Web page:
(888) 345-6008, BandonDunesGolf.com

It’s no cakewalk, either. Par is going to be a great score From a “feel good” perspective, the scale and location of the course is also helping to preserve a threatened

T

HE OPENING of any new golf course in the U.S.

coastal dune plant, the Silvery Phacelia. In addition, all

these days is cause for celebration. But when

net proceeds from the course will benefit The Wild

Bandon Dunes Golf Resort, which has already delivered

Rivers Coast Alliance—an organization that supports

four of the world’s best courses (all of them in LINKS

projects that protects the rich lands and waters of the

Magazine’s new Top 100 U.S. and world rankings),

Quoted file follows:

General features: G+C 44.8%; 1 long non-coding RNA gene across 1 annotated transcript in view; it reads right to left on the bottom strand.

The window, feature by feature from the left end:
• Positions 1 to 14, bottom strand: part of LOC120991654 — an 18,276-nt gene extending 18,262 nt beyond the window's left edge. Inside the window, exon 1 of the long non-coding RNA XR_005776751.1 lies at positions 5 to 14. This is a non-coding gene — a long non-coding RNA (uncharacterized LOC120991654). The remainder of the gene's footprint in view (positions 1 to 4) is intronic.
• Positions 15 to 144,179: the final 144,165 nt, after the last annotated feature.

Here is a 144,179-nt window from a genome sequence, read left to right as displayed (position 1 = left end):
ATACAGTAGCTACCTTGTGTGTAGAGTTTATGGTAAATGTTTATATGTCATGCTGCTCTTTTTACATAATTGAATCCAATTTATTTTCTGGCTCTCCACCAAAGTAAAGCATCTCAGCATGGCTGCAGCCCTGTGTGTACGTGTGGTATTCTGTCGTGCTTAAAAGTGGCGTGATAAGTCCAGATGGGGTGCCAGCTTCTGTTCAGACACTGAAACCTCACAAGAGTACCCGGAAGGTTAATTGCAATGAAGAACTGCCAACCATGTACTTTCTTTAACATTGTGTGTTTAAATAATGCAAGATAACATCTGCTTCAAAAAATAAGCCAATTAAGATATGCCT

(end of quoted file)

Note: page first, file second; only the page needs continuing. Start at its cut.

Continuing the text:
Oregon South Coast.

debuts a new course, the news is especially welcome.

Pre-opening reviews have been terrific. If things

The Bandon Preserve, which opens May 1, veers

hold true to form, Keiser will be at the first tee on opening

from the acclaimed designs of Bandon Dunes, Pacific

day (as he has for all the courses) to greet golfers and

Dunes, Bandon Trails, and Old Macdonald by delivering

present them with a commemorative coin.

a 13-hole, par-three layout. In all other aspects, Bandon

For opening day tee times at Bandon Preserve,

The 7th (above) and

Preserve is as spectacular as its 18-hole neighbors.

or reservations year round at any of the courses,

9th holes at Bandon

“Why 13 holes?” you might justifiably ask.

call (800) 742-0172. Representatives will also be able

The simplest answer is that the beautiful piece of

to help you with availability in The Lodge and Inn or

offer stunning ocean

the Grove Cottages.

views.